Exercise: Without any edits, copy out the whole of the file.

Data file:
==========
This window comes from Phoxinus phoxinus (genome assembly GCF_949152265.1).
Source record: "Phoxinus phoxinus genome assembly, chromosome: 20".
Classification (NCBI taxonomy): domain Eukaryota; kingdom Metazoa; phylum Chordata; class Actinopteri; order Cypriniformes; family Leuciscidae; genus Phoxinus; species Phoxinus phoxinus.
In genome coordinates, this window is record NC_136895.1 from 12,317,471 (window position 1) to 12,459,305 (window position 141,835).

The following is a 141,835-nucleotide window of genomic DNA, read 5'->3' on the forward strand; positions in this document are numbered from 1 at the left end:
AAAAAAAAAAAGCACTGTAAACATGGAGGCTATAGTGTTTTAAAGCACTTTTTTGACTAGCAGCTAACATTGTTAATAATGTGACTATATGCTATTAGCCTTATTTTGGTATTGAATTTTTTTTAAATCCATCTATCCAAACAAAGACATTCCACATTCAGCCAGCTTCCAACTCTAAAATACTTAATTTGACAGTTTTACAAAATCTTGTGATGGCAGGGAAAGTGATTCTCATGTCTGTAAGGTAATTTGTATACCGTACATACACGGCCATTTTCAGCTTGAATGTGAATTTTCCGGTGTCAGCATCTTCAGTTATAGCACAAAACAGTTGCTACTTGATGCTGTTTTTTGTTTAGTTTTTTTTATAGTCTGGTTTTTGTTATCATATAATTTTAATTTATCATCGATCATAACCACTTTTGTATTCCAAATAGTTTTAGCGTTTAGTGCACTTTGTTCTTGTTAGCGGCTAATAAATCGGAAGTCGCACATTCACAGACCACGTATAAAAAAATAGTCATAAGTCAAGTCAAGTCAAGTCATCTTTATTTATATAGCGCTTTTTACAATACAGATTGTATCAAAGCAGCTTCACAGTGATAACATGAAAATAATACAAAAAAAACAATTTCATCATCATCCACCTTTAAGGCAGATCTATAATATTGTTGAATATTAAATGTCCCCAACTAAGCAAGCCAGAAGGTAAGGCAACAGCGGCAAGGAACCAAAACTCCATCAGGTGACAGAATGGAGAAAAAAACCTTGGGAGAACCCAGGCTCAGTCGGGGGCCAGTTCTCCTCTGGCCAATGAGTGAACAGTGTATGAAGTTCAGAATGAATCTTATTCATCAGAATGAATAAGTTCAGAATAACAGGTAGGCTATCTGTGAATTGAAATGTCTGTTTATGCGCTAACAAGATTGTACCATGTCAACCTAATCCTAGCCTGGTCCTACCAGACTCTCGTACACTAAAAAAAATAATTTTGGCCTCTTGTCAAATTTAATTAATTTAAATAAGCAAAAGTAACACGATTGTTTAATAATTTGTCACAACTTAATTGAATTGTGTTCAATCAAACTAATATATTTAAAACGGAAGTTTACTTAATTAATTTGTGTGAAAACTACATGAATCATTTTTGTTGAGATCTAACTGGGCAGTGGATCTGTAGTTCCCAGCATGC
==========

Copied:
This window comes from Phoxinus phoxinus (genome assembly GCF_949152265.1).
Source record: "Phoxinus phoxinus genome assembly, chromosome: 20".
Classification (NCBI taxonomy): domain Eukaryota; kingdom Metazoa; phylum Chordata; class Actinopteri; order Cypriniformes; family Leuciscidae; genus Phoxinus; species Phoxinus phoxinus.
In genome coordinates, this window is record NC_136895.1 from 12,317,471 (window position 1) to 12,459,305 (window position 141,835).

The following is a 141,835-nucleotide window of genomic DNA, read 5'->3' on the forward strand; positions in this document are numbered from 1 at the left end:
AAAAAAAAAAAGCACTGTAAACATGGAGGCTATAGTGTTTTAAAGCACTTTTTTGACTAGCAGCTAACATTGTTAATAATGTGACTATATGCTATTAGCCTTATTTTGGTATTGAATTTTTTTTAAATCCATCTATCCAAACAAAGACATTCCACATTCAGCCAGCTTCCAACTCTAAAATACTTAATTTGACAGTTTTACAAAATCTTGTGATGGCAGGGAAAGTGATTCTCATGTCTGTAAGGTAATTTGTATACCGTACATACACGGCCATTTTCAGCTTGAATGTGAATTTTCCGGTGTCAGCATCTTCAGTTATAGCACAAAACAGTTGCTACTTGATGCTGTTTTTTGTTTAGTTTTTTTTATAGTCTGGTTTTTGTTATCATATAATTTTAATTTATCATCGATCATAACCACTTTTGTATTCCAAATAGTTTTAGCGTTTAGTGCACTTTGTTCTTGTTAGCGGCTAATAAATCGGAAGTCGCACATTCACAGACCACGTATAAAAAAATAGTCATAAGTCAAGTCAAGTCAAGTCATCTTTATTTATATAGCGCTTTTTACAATACAGATTGTATCAAAGCAGCTTCACAGTGATAACATGAAAATAATACAAAAAAAACAATTTCATCATCATCCACCTTTAAGGCAGATCTATAATATTGTTGAATATTAAATGTCCCCAACTAAGCAAGCCAGAAGGTAAGGCAACAGCGGCAAGGAACCAAAACTCCATCAGGTGACAGAATGGAGAAAAAAACCTTGGGAGAACCCAGGCTCAGTCGGGGGCCAGTTCTCCTCTGGCCAATGAGTGAACAGTGTATGAAGTTCAGAATGAATCTTATTCATCAGAATGAATAAGTTCAGAATAACAGGTAGGCTATCTGTGAATTGAAATGTCTGTTTATGCGCTAACAAGATTGTACCATGTCAACCTAATCCTAGCCTGGTCCTACCAGACTCTCGTACACTAAAAAAAATAATTTTGGCCTCTTGTCAAATTTAATTAATTTAAATAAGCAAAAGTAACACGATTGTTTAATAATTTGTCACAACTTAATTGAATTGTGTTCAATCAAACTAATATATTTAAAACGGAAGTTTACTTAATTAATTTGTGTGAAAACTACATGAATCATTTTTGTTGAGATCTAACTGGGCAGTGGATCTGTAGTTCCCAGCATGC